Eşdeğer Mansiyon, Taksim Kentsel Tasarım Yarışması

PROJE RAPORU

“Participatory ACTION”

Keywords: democratic, interactive, crowd-sourced, scripted, indeterminate, subversive, reactive, networked, defiant, adhocratic, transparent, resistant, temporary, performative

Participatory Action for Taksim-reading/interpretation and position

Oscillating between the local and global, socio-political and socio-ecological as well as the permanent and ephemeral, Taksim is the most symbolic square of the city and the country with its multilayered and diverse identity. Originating from a water collection/distribution point, Taksim has perpetually been reconfigured and reinvented from a peripheral green into the principal urban center; from a state ceremony arena into a gathering/strolling esplanade; from the core of arts &culture into a commercial transportation hub; and from a stage of power demonstration into a square of democratic speech. With this continual and mutual evolution, Taksim is a space of constant transformation yet of outstanding permanence, connecting those simultaneously to their ancestors and successors, thus creating the basis for Arendt’s memorable “common world” of public life:

“The common world transcends our lifespan into past and future alike; it was there before we came and will outlast our brief sojourn in it. It is what we have in common not only with those who live with us, but also with those who were here before and with those who will come after us.”

It is this strong dynamism of Taksim – with its human artifacts and institutions – to endure through time and become the common heritage of successive generations. Such sphere of “public-ness” transpires and transcends the ephemerality of those who inhabit it; it constitutes a lasting/stable ground that allows for human remembrance and anticipation both as cumulative memory and as a measure of trust in the future.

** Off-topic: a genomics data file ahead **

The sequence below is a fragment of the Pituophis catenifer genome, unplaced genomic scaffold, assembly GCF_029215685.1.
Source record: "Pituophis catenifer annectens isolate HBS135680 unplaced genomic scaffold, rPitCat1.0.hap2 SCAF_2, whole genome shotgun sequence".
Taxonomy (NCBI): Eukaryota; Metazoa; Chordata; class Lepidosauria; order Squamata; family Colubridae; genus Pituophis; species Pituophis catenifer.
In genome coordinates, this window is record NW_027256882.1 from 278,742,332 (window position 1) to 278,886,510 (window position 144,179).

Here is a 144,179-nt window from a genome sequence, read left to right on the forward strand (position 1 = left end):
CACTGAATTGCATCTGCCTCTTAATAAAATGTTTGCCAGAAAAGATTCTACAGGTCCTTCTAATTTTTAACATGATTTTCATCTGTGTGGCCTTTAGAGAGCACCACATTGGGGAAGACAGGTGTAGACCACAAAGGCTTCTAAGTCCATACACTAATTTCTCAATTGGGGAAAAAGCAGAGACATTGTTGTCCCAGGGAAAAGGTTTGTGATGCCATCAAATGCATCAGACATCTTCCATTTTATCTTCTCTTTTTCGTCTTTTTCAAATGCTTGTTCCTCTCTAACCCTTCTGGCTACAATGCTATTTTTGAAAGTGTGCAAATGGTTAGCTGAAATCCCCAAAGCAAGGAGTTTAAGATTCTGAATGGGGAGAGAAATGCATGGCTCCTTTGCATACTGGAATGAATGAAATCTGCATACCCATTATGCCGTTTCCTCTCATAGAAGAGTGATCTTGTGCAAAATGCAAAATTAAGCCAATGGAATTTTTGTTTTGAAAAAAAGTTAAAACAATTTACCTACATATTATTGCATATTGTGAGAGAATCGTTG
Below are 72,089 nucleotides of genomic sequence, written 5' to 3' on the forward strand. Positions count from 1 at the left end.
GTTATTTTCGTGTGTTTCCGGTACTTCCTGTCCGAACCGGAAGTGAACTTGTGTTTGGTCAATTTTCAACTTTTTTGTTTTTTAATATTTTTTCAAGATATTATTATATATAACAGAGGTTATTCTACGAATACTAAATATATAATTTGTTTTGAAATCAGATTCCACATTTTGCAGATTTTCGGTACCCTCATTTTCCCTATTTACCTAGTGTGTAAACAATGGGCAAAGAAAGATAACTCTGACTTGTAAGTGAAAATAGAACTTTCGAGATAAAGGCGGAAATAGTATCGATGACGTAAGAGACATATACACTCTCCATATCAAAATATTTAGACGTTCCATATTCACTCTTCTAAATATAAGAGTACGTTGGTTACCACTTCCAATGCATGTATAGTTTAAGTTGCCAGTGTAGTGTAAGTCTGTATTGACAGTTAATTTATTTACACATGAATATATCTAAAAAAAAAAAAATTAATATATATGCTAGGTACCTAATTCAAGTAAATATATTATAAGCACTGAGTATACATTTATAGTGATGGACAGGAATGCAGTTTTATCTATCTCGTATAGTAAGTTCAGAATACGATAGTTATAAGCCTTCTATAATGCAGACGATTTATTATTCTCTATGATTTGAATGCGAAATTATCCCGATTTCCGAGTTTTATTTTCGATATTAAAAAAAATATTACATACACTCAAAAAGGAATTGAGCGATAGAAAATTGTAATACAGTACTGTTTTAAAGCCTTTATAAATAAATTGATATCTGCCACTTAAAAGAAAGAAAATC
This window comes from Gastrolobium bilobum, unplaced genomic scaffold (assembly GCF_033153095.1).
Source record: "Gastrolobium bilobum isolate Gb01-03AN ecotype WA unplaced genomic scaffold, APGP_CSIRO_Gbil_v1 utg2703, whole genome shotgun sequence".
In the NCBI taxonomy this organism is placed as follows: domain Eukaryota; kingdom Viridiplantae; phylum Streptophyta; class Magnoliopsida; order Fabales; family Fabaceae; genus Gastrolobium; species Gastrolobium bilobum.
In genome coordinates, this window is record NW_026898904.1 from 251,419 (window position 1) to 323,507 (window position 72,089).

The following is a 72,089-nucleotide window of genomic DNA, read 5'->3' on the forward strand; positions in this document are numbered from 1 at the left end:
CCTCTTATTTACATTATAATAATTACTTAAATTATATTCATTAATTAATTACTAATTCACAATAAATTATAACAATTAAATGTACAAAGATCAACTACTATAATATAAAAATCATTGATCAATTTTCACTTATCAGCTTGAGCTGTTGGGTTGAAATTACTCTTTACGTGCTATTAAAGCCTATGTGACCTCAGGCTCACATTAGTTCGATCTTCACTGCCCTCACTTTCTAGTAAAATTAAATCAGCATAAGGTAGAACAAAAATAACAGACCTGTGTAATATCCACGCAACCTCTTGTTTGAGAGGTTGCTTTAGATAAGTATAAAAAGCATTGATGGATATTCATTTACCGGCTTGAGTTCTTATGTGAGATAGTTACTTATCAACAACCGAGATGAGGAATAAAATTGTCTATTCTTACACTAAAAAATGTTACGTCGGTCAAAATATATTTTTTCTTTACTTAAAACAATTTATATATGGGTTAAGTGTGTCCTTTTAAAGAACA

This unique gravity of Taksim, hence renders the area as the utmost tense and critical space of conflict–a tension zone in the midst of opposing poles and their monuments: shrines of state socialism vs. pillars of neoliberalism; modernist western nation state ideologies vs. orientalist reminiscent of the past; consumerist tourism activities vs. cultural and educational institutes; democratic expression vs. autocratic surveillance; nature vs. urban; car vs. pedestrian; soft vs. hard; … To this end, their dual confrontational stance resembles a chess game where the sole aim is to achieve a checkmate by removing the opponent’s captured pieces. Conflict is an inevitable component of democracy, however, is it possible to channel its energy for negotiation and reconciliation? Subsequently, is it possible to empower the dynamics of Taksim to convert its public sphere from a tension zone of confrontation into a collective table of dialogue?

21st century has sparked a paradigm shift of public to publics, prompting the repositioning of the role and performance of public space to operate within the contemporary urban complexities and their increasingly dynamic transformations.

This particular iconic public space proved its potential to serve as an example of a new experience that can distance itself from the top-down manipulations and conflicts of the past, and rather create a vision of change towards a participatory future. Parallel to global tendencies and conjunctures of our young century, during Gezi Park events, the determined functions and rhetoric of public space were tested beyond their allocated formal perception; a new city was established with its tents, library, food dispensing units, infirmary, performance stage, discussion podiums and speaker’s corner. By its very nature, it was a spontaneous ephemeral city created from the bottom-up.

This period also showed how technology can be used to improve and change our democracy; how physical and digital space are more effective when used as mediators that do not contradict but reciprocally foster one another. This transforming production and social communication provided a glimpse at the currently reinvented fabric of our socio-spatial environment.

The aim of this quest is to search the ways spatial design can facilitate socio-political engagement in public space and elicit conversations between the individual, the collective and the institution; as well as to augment socio-ecological encounters at the intersection of the human and natural spheres.

Democratic right to city is not merely about protest in Taksim, nor its participatory process can be limited to objections to already approved decisions during the official public display periods. It is about creating the socio-spatial conditions to enable socio-political and socio-ecological interactions, and therefore, promoting systems of negotiation and reconciliation that are responsive, adaptable, non-linear and multivalent.

Yet, what is the agency of spatial practice to instigate socio-political interaction for active participatory decision-making process? And, how can design catalyze a public to incite responsive platforms of social, ecological and political action?